Neon Blue (suspense) and This Shoal of Space (SF) by John Argo were the first two e-books ever published online for download, in the history of the world, 1996-7 in innovative weekly serial chapters. More info at the museum pages. If you enjoy this free read, which is offered in the spirit of the Golden Age of the World Wide Web, please consider buying a print or e-book edition as a way of thanking the author. A fine E-book is typically priced at the cost of a latte, yet offers many more hours of enjoyment than a cup of coffee. Thank you (John Argo).

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Chapter 27. San Diego

about Neon Blue or Girl, unlockedWhile it was still dark out, Martha Yee whispered something affectionate into Blue's ear and slid away. Later Blue woke alone. Startled, she sat up. And immediately grabbed her head to protect it from the 900-pound pliers pressing on both temples. First she went to the bathroom and threw up. A half-hour session with hot towels, sodium bicarbonate, and glasses of water, and she felt able to call room service. She ordered a toast and black coffee. Never again, she vowed. She found in her bag a megavitamin to replace any essentials the alcohol had leached out of her. By ten a.m. she felt well enough to call Eddie, whose immediate question was: "Blue, where have you been?"

"I was in bed. Hung over."

"The switchboard said you left orders last night not to be disturbed. Geez, what happened?"

"Eddie, I saw the city and it saw me. What did you do?"

"I called to see if you'd like to go for a drink."

"Don't mention drink to me."

"You and Martha Yee must have tied one on."

"You could say that."

"I'm leaving for Connecticut this afternoon."

"You are?"

"Yes. Another priest. A monsignor this time."


"Yes. Your Monsignor Gordon. Found burned to death under suspicious circumstances in Vermont at a ski resort."

"Doing what? Don't tell me. Stupid question. Skiing."

"Actually, he was sleeping in his car. Drunk, they think. I don't know any more. Chief Murphy wants me back there today."

She called Tomasi. There was a funny twist to his voice. She could tell he had something on his mind. "Humboldt, I'm glad you called. How are you doing?"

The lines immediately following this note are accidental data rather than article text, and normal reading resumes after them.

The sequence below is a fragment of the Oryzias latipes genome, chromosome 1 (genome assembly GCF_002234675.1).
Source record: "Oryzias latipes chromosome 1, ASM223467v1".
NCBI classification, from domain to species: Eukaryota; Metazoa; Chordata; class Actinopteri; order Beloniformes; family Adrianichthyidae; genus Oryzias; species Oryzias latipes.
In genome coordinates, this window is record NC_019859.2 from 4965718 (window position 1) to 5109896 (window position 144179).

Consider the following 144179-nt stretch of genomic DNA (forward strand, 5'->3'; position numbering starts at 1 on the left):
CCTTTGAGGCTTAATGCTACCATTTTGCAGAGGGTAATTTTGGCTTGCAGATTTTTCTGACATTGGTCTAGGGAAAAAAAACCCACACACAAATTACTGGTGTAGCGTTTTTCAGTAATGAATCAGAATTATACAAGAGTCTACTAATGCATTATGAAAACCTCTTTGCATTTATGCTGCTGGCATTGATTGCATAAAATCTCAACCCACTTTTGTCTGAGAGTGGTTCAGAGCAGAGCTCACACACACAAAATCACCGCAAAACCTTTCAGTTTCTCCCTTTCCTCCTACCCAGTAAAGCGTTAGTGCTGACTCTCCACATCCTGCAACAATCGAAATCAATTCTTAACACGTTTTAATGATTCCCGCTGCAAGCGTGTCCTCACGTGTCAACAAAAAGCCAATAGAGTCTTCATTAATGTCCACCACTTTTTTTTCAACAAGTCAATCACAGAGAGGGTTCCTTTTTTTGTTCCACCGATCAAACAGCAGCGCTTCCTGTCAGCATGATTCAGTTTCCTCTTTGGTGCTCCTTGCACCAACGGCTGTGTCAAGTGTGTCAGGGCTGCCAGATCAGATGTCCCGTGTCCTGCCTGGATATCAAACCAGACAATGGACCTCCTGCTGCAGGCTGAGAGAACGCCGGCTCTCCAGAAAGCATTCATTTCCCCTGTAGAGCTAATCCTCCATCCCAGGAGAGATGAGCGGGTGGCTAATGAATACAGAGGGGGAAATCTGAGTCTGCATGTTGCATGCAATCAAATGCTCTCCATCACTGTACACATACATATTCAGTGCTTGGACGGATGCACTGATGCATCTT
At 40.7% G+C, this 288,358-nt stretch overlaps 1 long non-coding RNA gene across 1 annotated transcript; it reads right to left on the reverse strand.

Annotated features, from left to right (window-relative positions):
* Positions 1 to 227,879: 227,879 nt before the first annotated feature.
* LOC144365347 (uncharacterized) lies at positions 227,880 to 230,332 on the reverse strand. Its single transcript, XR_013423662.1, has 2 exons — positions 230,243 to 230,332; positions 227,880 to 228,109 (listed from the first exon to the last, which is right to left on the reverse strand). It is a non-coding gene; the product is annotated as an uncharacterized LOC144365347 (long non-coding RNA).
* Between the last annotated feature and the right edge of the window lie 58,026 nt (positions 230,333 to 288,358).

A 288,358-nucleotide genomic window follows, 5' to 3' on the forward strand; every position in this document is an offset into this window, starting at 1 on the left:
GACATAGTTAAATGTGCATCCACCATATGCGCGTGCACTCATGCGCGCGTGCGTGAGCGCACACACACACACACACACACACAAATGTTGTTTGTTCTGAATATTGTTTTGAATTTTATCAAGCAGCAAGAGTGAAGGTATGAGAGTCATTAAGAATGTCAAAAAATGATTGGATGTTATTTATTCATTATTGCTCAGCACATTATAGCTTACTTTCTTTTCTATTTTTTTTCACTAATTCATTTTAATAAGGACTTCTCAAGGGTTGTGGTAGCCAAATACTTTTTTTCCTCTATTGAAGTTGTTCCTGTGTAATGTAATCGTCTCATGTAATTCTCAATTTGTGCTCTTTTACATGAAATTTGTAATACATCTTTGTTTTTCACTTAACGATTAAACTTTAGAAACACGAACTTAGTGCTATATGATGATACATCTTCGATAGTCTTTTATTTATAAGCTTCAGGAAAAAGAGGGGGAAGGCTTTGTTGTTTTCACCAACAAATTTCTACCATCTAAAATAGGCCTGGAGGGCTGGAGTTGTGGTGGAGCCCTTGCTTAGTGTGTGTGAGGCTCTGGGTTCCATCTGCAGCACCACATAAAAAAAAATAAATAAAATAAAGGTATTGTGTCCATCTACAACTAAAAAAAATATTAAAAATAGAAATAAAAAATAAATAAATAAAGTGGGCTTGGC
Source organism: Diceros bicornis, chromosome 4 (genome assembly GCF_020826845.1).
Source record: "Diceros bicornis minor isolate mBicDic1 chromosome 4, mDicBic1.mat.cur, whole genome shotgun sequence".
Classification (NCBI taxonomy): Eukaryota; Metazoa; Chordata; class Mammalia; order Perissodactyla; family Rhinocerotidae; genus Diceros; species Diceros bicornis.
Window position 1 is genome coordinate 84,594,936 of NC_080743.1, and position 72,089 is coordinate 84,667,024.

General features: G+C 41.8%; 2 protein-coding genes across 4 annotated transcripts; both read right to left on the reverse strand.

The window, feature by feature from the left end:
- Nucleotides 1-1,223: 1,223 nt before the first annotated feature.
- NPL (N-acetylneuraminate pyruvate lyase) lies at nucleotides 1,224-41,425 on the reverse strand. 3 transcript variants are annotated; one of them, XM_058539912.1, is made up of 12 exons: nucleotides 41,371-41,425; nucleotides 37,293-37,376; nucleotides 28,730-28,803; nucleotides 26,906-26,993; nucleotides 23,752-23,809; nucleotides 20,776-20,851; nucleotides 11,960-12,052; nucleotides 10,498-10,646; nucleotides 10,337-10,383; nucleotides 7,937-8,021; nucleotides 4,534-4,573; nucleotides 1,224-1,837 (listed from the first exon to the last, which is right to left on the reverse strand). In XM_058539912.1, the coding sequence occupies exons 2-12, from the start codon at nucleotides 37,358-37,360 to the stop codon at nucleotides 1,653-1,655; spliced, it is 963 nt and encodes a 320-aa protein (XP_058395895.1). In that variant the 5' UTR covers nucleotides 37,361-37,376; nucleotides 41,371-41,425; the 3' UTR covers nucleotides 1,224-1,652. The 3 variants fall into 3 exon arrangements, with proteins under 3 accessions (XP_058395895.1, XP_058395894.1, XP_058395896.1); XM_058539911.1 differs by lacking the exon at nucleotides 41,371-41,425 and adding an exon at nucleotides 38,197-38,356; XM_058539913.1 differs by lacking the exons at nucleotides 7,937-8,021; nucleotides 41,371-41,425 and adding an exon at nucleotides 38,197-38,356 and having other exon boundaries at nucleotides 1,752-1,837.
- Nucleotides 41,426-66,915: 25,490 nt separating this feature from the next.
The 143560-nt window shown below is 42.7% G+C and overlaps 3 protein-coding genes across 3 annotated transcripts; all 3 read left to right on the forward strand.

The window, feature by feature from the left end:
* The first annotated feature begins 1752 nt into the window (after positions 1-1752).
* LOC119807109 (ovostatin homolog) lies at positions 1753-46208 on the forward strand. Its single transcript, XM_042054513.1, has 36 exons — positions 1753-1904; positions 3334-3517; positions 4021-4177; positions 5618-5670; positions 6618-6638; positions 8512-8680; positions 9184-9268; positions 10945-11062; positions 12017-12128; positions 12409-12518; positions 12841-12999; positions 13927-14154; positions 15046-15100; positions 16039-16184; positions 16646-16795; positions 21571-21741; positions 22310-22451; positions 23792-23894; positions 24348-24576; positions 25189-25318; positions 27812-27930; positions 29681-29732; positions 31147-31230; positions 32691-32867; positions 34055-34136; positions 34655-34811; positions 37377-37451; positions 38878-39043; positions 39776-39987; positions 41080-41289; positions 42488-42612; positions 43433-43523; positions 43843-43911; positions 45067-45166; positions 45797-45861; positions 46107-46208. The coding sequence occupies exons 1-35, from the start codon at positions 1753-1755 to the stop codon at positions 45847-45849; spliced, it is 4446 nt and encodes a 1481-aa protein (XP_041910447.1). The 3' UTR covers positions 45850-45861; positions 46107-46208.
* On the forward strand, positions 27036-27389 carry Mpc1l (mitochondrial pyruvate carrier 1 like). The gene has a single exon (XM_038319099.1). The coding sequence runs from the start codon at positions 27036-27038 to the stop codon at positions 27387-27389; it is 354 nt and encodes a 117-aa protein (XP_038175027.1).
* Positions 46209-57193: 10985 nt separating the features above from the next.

"Just fine, Chief. I've met Barnes and Yee and Connor. I understand Eddie is being pulled back. Also, this Monsignor Gordon has been found dead?"

"Good work on your part. I wish we'd followed it more quickly. I'm having Vito cover that for us. I want you to stay in San Diego for now. Work with Barnes. I'll keep you posted on what goes down back here. I feel good because I'm covering all the bases, I think, with my budget. But Laurel."

He'd never used her first name before. "Yessir?"

"There's a lady who has been making a nuisance of herself."

She wished she could crawl into a hole.

"This lady is a well-known artist, with a rather weird lifestyle. Apparently you befriended her some time ago."

"I was impressed," Blue said, "that she was an artist and an intellectual. I had no idea she was also a nut."

"You made a mistake. But you're young, you're learning, and I don't want to know. I asked her to stop bothering us at the office, since you obviously gave her the high sign."

Blue felt mortified.

"It won't go any further than this. You're an outgoing, friendly little skate. Watch yourself, okay?"

"Yessir. I could call her, ask her not to—"

"No, don't encourage her."

"I'm sorry."

"We all make mistakes. The matter is closed. I said you're indefinitely assigned out of town, don't call us again."

Blue really resented Maggie now. She picked Eddie up at his hotel. It was different with Martha Yee. Martha could not threaten her without exposing herself. It was sad that matters of love should be reduced to such mercenary calculations. Eddie asked her to drive him to the airport. In the hotel restaurant, over sandwiches and beer, Eddie looked at her closely. "Do you have boyfriends?" It seemed to be a question he'd been dying to ask after all this time.

She realized she must be an enigma to him. "Eddie, I just broke up with —someone —in Manhattan. I'm not ready for another relationship. So I'm sort of being a nun."

She drove him to Lindbergh Field. There she helped him unload his baggage while a jet thundered away in the cloudless sky. His hair blew in the balmy breeze. He extended his hand wistfully. "So long, Blue. Hope to see you again soon."

She squeezed him in a brief hug. "Keep an eye on that cold, drafty apartment in Hamilton for me, will you? See you."

Blue kept her feelings deeply stored apart in separate boxes, and she made sure the padlocks were tightly locked


Copyright © 1996 by John Argo, Clocktower Books. All Rights Reserved.

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